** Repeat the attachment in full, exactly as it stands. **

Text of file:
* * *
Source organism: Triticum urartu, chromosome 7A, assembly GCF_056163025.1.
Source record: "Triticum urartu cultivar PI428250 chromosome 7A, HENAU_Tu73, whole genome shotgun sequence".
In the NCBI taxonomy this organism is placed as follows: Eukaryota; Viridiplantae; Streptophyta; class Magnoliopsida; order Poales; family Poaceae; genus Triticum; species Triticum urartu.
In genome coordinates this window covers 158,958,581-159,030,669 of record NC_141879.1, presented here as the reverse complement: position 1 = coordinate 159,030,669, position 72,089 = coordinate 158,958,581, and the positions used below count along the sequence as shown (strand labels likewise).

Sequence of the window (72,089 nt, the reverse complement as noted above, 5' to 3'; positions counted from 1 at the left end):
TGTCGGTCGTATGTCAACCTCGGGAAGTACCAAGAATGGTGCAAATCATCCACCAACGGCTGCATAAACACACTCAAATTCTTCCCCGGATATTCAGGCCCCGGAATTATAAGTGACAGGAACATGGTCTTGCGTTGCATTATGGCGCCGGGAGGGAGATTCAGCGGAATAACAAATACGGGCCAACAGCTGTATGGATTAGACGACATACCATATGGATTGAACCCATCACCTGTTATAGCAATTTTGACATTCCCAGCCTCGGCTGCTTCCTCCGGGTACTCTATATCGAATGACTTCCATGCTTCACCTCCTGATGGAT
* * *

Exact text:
Source organism: Triticum urartu, chromosome 7A, assembly GCF_056163025.1.
Source record: "Triticum urartu cultivar PI428250 chromosome 7A, HENAU_Tu73, whole genome shotgun sequence".
In the NCBI taxonomy this organism is placed as follows: Eukaryota; Viridiplantae; Streptophyta; class Magnoliopsida; order Poales; family Poaceae; genus Triticum; species Triticum urartu.
In genome coordinates this window covers 158,958,581-159,030,669 of record NC_141879.1, presented here as the reverse complement: position 1 = coordinate 159,030,669, position 72,089 = coordinate 158,958,581, and the positions used below count along the sequence as shown (strand labels likewise).

Sequence of the window (72,089 nt, the reverse complement as noted above, 5' to 3'; positions counted from 1 at the left end):
TGTCGGTCGTATGTCAACCTCGGGAAGTACCAAGAATGGTGCAAATCATCCACCAACGGCTGCATAAACACACTCAAATTCTTCCCCGGATATTCAGGCCCCGGAATTATAAGTGACAGGAACATGGTCTTGCGTTGCATTATGGCGCCGGGAGGGAGATTCAGCGGAATAACAAATACGGGCCAACAGCTGTATGGATTAGACGACATACCATATGGATTGAACCCATCACCTGTTATAGCAATTTTGACATTCCCAGCCTCGGCTGCTTCCTCCGGGTACTCTATATCGAATGACTTCCATGCTTCACCTCCTGATGGAT